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Level: Advanced (Level 3)Awarding Body: Edexcel

Why study Politics?

You don’t need to have any previous experience of studying politics, what is essential is an interest in learning about current affairs.

Politics is a study of power, who has it and how they use it. In A Level Politics we study the key political institutions, and how effective they are at holding those in power to account. How much power does the Prime Minister have? What’s the role of Parliament?

If you have an interest in asking these questions, then you will enjoy this course. Politics is important because it affects everyone and everything, from the way in which GCSEs and A Level courses are structured, to the amount of tax you pay on your income. You may not want a career in politics or even to be active in politics, but to be informed on who the decision makers are, and how decisions are made is vital in a liberal democracy.

 

 

What can it lead to?

Students who study Politics A Level can go on to university to study International Relations, Politics, Philosophy, History, Economics or Law, and other humanities and social sciences.

Studying Politics develops a range of skills which are attractive to employers across a broad spectrum of careers:

  • Critical thinking and analytical skills
  • Presenting well-constructed arguments both orally and in writing
  • Communicating clearly and concisely

Politics graduates can go on to work in politics, either as a politician or for an MP as a researcher, local or devolved government, the Civil Service, journalism, research and education, charities and development, law & legal activities.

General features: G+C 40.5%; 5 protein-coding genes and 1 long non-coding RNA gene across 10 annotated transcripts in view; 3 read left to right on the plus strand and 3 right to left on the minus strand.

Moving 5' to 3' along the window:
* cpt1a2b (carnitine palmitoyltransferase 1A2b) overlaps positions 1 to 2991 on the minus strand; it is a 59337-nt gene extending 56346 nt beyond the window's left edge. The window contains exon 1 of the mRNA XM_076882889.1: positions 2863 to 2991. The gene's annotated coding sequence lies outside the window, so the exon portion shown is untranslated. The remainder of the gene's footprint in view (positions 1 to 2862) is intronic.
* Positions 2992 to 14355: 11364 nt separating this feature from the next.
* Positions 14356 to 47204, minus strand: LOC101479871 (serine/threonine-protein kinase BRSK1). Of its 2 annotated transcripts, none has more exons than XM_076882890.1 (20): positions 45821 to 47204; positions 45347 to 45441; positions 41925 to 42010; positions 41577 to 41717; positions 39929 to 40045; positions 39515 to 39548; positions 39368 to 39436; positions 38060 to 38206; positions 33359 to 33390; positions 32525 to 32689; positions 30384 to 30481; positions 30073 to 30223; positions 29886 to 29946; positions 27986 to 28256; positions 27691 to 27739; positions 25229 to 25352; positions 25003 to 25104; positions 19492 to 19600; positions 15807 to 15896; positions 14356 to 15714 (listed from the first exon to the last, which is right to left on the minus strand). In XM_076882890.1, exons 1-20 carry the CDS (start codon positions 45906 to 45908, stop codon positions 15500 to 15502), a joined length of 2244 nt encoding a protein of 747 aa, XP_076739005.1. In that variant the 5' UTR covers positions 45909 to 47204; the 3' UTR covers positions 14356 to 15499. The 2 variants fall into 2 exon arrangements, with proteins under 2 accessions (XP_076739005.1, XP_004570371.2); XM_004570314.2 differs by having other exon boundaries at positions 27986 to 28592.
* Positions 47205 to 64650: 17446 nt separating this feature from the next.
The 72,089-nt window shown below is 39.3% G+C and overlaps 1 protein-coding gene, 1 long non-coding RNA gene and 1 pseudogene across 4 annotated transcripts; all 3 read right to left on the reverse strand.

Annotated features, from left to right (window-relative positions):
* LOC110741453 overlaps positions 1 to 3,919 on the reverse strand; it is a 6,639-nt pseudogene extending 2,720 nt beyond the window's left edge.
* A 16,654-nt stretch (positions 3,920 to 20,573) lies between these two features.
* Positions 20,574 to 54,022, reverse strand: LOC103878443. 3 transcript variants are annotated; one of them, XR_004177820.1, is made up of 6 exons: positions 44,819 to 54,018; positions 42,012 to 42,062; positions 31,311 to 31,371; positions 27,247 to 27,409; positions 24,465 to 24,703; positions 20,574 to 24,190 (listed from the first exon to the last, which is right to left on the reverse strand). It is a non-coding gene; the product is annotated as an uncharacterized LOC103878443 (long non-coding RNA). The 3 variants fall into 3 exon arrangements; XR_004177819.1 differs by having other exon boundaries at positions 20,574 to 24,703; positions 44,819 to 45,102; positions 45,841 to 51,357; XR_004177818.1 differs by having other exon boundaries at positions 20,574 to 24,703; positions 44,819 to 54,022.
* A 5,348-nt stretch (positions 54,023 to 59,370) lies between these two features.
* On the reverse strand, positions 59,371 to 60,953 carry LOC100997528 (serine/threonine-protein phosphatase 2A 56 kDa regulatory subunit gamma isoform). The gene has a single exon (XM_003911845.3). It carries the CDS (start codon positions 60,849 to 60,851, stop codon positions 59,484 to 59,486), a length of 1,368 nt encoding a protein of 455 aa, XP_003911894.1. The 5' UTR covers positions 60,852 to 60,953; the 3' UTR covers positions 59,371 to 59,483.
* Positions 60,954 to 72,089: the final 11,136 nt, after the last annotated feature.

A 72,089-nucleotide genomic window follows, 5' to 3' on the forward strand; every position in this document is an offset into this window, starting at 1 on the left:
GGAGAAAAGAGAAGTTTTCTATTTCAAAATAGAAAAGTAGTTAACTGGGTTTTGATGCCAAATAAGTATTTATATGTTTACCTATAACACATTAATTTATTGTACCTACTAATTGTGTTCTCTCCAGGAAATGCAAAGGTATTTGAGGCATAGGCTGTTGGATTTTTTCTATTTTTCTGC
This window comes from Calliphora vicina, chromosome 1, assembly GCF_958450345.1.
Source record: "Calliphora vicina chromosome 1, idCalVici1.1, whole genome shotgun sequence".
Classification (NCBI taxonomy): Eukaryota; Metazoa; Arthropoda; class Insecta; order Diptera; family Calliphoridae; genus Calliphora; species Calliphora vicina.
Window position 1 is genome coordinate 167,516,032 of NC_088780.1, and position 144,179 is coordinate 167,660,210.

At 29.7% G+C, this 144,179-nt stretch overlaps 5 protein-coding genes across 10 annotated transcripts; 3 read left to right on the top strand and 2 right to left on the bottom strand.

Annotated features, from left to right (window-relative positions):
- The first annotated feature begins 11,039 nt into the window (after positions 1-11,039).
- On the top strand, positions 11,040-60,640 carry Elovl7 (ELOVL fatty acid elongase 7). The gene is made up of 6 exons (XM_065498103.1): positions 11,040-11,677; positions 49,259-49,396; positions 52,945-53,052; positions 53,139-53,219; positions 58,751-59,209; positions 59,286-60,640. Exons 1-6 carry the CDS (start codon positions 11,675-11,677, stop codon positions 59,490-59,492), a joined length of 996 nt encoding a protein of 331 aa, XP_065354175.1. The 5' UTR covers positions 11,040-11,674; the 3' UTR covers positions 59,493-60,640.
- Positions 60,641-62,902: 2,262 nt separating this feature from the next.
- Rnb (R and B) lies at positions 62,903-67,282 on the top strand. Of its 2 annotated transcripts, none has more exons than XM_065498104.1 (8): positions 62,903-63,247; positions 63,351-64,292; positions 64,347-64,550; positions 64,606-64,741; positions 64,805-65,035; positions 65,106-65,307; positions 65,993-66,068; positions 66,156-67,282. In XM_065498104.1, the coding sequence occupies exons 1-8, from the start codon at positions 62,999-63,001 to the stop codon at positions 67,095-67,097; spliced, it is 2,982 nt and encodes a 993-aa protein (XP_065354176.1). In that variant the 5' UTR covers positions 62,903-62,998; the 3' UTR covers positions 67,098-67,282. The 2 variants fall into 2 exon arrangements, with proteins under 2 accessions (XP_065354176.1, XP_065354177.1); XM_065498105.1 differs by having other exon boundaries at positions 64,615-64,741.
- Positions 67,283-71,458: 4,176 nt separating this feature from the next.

How is the course organised?

This is a 2 year course.

Exam board: Edexcel

Component 1: UK Politics (democracy & participation, political parties, electoral systems, voting behavior & the media, liberalism, conservativism, socialism)

Component 2: UK Government (the Constitution, Parliament, the Prime Minister & the executive, relationships between the branches, a non-compulsory ideology)

Component 3: Comparative Politics (the US Constitution & federalism, US Congress, US Presidency, US Supreme Court & civil rights, democracy & participation, and comparative theories.

How is the course assessed?

External Assessment

Each component is worth 33% of the qualification, and is examined in a 2 hour written exam.

Component 1 & 2 will have a 30 mark source based essay question, a 30 mark essay question, and 24 mark essay question.

Component 3 will have two 12 mark questions and two 30 mark essay questions.

Internal Assessment

In order to prepare for the exams you will regularly be set essay questions to complete, and be provided with feedback in line with exam board criteria to help you improve.

What do I need to qualify for this course?

Entry requirements: You will need a level 4 or above in GCSE English Language.

This is a contemporary politics course and to do well you will need to follow the news every day, and read a quality broadsheet newspaper at least once a week.

You will be required to read extensively around the subject.  

It is also worth bearing in mind that Politics is an essay based course, and you will need to enjoy writing.

Who are the teachers?

Politics is taught by Ms Gard, Mr Riley and Mr Wilson. For further information please contact Ms Gard,  Head of Politics.

What do students say about the course?

“Studying Politics at St Charles made the process of learning enjoyable because of the great resources that were provided.”

 “Politics at St Charles opens your mind and encourages you to engage with the way in which our country works… passionate teachers make lessons that much more interesting and enjoyable.” 

“The most interesting and contemporary subject you could possible choose! The teaching is amazing, I’ve never felt so confident before an exam!” 

“A well rounded academic subject that touches upon different discipline such as history, and teaches you where real power lies.” 

“The teachers are amazing and very passionate about government and politics.” 

What Else Should I Know About?

We visit Parliament where students can take a tour, attend a workshop and meet our local MP. Students will also visit the UK Supreme Court, and may have the opportunity to see a court in session.

The department has established links with a number of universities including Queen Mary University of London, LSE, and SOAS where our students can attend lectures and taster days.